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updated: 3/19/2013 2:33 PM

Chickens, now banned, once common in Arlington Hts.

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In the interest of full disclosure, I hereby describe the breakfast I ate off my hand-painted Bedford stoneware plate from England Sunday morning. It was beautiful, like sunshine and sweet rain.

It featured an egg from a free-range chicken fried over-easy, with home-baked white bread, juice and tea. It's my favorite breakfast by all odds, brought as gift by our daughter and son-in-law who keep chickens in the side yard of their house in Chicago. I hesitate to eat an egg with a soft yolk unless it's free range. I've read too many warnings about less-than-fully cooked store eggs.

I believe that 84 years ago, when our house was newly built and the Wielinski owners were figuring out how they would combine their farm background with their then-fashionable bungalow in the heart of town, they would have eaten exactly the same Sunday breakfast. With, I hope, the same delectation.

Although I never saw the Wielinskis' chickens or any evidence of them, a poet friend tells me that when she was a little girl across the street, her mother used to send her to buy fresh eggs from her neighbor. Intimidated by the towering egg lady, Jane Stavoe never lifted her eyes from the linoleum "as Mrs. Wielinski counted the pennies for change." To this day, my friend tells me, she has total recall of the original kitchen flooring in our house.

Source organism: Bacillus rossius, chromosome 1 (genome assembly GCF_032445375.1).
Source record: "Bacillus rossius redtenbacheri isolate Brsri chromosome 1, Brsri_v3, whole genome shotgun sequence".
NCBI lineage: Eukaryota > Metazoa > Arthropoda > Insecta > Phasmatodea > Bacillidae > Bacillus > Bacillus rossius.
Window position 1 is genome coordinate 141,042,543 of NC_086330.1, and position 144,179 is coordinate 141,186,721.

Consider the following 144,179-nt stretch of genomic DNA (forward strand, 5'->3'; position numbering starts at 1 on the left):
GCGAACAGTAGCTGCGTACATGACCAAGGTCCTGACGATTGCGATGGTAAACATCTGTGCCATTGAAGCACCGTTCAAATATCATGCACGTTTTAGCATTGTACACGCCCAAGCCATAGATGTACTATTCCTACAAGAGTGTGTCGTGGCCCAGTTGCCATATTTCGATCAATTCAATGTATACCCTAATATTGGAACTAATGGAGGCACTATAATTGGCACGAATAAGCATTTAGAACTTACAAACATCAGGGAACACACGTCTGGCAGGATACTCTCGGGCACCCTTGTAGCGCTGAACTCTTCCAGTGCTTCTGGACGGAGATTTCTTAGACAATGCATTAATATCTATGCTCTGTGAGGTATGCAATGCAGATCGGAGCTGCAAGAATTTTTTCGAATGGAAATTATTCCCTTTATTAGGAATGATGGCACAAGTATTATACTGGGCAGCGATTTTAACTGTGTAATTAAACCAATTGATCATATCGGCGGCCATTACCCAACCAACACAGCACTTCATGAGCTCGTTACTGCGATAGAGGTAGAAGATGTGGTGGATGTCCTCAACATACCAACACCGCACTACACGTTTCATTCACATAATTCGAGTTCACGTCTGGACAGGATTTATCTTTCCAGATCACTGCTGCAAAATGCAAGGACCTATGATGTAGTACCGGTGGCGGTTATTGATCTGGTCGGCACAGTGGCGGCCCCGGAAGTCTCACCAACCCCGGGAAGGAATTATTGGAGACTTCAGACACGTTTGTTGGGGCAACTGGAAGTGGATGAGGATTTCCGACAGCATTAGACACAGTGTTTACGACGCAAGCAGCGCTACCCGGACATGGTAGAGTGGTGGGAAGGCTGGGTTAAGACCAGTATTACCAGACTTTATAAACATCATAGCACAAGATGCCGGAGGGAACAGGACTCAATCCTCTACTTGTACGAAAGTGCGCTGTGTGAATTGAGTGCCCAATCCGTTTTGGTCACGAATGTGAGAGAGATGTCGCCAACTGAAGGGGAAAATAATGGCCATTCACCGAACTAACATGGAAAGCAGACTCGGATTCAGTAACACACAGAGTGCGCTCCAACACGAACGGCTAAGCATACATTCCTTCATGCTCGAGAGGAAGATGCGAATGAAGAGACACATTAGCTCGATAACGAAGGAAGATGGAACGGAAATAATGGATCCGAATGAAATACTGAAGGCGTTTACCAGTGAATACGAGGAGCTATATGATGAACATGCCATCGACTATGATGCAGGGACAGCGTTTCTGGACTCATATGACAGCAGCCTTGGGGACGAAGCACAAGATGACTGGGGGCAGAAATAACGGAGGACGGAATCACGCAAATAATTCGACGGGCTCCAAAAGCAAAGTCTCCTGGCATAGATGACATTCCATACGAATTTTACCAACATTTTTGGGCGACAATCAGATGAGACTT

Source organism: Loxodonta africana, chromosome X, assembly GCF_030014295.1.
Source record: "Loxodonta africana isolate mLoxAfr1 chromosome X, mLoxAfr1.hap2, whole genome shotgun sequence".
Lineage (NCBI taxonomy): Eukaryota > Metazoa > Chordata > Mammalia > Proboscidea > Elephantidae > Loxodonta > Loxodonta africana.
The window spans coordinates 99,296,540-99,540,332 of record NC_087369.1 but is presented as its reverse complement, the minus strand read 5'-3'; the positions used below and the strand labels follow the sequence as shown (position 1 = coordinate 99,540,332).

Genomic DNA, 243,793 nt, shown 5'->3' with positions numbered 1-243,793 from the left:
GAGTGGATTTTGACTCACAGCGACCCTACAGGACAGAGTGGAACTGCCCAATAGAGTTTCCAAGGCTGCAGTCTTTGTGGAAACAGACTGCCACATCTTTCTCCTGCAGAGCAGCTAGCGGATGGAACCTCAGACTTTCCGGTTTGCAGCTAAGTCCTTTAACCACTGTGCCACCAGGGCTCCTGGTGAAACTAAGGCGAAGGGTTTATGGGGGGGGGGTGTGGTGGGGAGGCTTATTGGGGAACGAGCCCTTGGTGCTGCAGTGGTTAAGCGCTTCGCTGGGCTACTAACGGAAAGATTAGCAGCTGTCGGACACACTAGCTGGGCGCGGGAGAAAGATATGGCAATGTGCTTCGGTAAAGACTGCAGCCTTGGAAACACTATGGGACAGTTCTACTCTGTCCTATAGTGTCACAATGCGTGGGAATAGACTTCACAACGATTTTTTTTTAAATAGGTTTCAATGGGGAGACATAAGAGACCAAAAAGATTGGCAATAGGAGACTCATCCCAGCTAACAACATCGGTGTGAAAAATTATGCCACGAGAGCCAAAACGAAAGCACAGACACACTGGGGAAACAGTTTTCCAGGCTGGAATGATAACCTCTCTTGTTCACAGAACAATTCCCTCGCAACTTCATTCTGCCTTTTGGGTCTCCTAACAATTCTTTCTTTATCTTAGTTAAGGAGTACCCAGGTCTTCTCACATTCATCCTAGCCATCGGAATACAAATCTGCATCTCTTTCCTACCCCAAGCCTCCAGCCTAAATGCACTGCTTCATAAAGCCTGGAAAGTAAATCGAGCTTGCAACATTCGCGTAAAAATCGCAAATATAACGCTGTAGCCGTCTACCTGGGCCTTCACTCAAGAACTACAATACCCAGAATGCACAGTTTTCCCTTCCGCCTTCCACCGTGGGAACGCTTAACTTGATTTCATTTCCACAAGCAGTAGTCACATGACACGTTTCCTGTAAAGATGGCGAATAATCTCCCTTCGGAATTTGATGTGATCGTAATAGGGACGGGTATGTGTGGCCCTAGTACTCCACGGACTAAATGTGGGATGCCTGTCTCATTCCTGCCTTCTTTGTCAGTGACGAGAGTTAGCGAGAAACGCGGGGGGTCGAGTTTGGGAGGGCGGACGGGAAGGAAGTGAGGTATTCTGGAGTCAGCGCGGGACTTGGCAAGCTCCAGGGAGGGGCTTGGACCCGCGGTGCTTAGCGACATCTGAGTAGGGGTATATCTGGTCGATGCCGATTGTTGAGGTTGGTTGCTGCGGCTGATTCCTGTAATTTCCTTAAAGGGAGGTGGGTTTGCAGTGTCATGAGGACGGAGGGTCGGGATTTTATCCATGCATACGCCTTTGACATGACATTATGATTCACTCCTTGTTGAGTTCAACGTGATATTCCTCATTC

When the Wielinskis built, there were chickens all over town. Gertrude Adam told of neighbors across Euclid from her who brought their chickens with them from the farm and gave them free range in their basement. Our daughter Anne recalls passing chicken yards as she walked home from St. James grammar school in the '50s. There was a little farm on Arlington Heights Road just north of St. James.

There is some speculation that Arlington Heights rejects the idea of chickens now because residents are afraid they will slip back onto the list of hick towns surrounding the metropolis. Others contend that owning a few chickens to keep breakfasts as nutritious as they used to be is not hick. It's "hip."

Upscale stores on North Michigan Avenue in Chicago are selling chicken coops for over $2,000 for the North Shore crowd. "They're very fanciful as well as practical," I was told. Others think that letting a neighbor keep a few egg-producers in one yard will open the gate to an overwhelming poultry population in our town.

Oh well, it's still possible to go to Chicago's Museum of Science and Industry to experience the low-key thrill of seeing a soon-to-be bundle of fluff peck its way out of a resistant shell and take its first bow as an elegant little chick.

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